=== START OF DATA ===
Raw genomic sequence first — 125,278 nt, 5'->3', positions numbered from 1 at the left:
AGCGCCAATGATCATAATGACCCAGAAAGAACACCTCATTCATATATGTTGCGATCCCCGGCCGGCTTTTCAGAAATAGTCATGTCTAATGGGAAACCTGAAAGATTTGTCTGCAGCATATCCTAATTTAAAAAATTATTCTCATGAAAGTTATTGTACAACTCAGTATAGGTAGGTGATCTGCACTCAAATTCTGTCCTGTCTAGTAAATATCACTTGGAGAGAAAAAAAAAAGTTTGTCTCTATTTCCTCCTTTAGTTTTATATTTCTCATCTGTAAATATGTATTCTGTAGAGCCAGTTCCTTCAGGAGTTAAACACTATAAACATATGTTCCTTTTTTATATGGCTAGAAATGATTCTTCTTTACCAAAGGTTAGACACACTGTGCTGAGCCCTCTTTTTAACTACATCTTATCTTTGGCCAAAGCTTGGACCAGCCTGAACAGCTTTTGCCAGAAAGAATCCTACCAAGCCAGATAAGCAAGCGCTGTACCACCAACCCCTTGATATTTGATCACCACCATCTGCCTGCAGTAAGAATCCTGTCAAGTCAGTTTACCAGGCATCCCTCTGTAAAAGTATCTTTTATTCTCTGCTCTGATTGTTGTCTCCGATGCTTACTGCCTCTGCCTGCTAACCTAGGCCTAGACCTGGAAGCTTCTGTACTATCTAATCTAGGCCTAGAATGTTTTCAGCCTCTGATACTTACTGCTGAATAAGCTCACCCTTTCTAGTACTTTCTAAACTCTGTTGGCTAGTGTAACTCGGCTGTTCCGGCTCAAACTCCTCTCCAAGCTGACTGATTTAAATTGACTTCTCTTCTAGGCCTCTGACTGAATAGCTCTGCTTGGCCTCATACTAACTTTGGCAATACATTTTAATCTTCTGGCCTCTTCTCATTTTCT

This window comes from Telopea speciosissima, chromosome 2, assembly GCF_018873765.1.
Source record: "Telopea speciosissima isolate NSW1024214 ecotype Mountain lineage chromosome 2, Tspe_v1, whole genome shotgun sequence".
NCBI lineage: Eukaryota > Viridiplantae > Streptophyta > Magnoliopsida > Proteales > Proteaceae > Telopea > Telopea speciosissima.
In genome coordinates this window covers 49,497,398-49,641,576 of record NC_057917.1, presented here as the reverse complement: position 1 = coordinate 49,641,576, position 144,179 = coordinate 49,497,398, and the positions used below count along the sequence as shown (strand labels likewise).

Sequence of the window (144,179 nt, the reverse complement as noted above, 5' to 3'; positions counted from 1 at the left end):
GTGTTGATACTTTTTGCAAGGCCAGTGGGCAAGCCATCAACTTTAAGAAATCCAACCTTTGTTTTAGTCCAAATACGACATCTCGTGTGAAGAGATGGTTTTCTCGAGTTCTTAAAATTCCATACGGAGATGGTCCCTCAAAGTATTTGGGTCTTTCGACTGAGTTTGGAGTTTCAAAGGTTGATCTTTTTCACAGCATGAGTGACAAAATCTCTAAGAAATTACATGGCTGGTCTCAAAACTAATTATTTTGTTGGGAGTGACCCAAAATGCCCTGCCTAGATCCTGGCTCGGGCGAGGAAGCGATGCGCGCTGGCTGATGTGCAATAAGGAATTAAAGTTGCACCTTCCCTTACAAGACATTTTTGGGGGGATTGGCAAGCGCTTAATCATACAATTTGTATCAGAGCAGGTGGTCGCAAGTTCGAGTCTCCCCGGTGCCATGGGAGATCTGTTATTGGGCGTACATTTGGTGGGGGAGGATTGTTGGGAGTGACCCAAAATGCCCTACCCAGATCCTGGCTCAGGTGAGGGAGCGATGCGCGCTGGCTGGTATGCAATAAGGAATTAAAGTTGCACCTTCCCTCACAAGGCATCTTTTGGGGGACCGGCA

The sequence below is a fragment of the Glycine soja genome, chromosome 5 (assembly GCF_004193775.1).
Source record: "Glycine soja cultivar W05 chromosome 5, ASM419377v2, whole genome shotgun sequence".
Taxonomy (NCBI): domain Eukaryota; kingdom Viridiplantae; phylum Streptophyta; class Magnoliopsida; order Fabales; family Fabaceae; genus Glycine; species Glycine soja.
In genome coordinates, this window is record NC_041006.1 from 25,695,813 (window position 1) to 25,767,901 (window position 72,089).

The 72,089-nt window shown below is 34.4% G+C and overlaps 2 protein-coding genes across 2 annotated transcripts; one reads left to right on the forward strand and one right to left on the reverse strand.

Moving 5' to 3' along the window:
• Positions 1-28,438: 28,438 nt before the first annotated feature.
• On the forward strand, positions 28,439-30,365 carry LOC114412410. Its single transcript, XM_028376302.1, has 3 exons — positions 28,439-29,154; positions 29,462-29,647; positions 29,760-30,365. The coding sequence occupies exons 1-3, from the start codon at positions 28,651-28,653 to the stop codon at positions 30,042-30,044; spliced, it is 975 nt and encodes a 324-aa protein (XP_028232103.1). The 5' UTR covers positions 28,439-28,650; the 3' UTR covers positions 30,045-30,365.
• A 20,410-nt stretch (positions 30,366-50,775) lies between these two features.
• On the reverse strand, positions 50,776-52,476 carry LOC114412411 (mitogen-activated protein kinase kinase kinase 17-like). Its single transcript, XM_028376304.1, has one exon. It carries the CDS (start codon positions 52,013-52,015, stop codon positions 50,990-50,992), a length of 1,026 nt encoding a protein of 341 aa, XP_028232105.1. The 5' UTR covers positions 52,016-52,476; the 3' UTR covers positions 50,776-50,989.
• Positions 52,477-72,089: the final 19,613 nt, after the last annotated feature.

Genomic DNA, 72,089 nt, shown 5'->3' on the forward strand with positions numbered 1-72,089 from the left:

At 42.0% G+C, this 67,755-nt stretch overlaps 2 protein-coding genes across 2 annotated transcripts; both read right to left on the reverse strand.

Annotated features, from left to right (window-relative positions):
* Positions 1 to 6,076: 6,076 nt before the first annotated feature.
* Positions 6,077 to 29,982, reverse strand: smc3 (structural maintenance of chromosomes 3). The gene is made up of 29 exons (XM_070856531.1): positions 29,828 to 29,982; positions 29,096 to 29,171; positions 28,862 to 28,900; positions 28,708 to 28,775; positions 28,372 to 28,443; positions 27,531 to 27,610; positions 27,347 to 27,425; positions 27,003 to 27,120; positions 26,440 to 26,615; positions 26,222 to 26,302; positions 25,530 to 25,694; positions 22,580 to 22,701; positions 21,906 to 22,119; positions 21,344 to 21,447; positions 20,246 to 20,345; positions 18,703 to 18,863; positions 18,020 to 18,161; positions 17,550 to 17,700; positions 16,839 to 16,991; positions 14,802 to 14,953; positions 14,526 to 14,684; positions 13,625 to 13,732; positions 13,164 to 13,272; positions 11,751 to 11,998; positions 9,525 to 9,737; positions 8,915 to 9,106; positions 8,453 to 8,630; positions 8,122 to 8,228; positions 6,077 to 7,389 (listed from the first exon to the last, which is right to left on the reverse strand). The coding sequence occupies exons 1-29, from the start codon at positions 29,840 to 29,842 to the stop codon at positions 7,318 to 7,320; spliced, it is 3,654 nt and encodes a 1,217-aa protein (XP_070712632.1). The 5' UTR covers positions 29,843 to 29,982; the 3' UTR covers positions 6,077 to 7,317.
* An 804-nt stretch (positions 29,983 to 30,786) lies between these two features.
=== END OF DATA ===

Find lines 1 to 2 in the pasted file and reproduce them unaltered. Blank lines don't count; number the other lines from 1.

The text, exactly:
Raw genomic sequence first — 125,278 nt, 5'->3', positions numbered from 1 at the left:
AGCGCCAATGATCATAATGACCCAGAAAGAACACCTCATTCATATATGTTGCGATCCCCGGCCGGCTTTTCAGAAATAGTCATGTCTAATGGGAAACCTGAAAGATTTGTCTGCAGCATATCCTAATTTAAAAAATTATTCTCATGAAAGTTATTGTACAACTCAGTATAGGTAGGTGATCTGCACTCAAATTCTGTCCTGTCTAGTAAATATCACTTGGAGAGAAAAAAAAAAGTTTGTCTCTATTTCCTCCTTTAGTTTTATATTTCTCATCTGTAAATATGTATTCTGTAGAGCCAGTTCCTTCAGGAGTTAAACACTATAAACATATGTTCCTTTTTTATATGGCTAGAAATGATTCTTCTTTACCAAAGGTTAGACACACTGTGCTGAGCCCTCTTTTTAACTACATCTTATCTTTGGCCAAAGCTTGGACCAGCCTGAACAGCTTTTGCCAGAAAGAATCCTACCAAGCCAGATAAGCAAGCGCTGTACCACCAACCCCTTGATATTTGATCACCACCATCTGCCTGCAGTAAGAATCCTGTCAAGTCAGTTTACCAGGCATCCCTCTGTAAAAGTATCTTTTATTCTCTGCTCTGATTGTTGTCTCCGATGCTTACTGCCTCTGCCTGCTAACCTAGGCCTAGACCTGGAAGCTTCTGTACTATCTAATCTAGGCCTAGAATGTTTTCAGCCTCTGATACTTACTGCTGAATAAGCTCACCCTTTCTAGTACTTTCTAAACTCTGTTGGCTAGTGTAACTCGGCTGTTCCGGCTCAAACTCCTCTCCAAGCTGACTGATTTAAATTGACTTCTCTTCTAGGCCTCTGACTGAATAGCTCTGCTTGGCCTCATACTAACTTTGGCAATACATTTTAATCTTCTGGCCTCTTCTCATTTTCT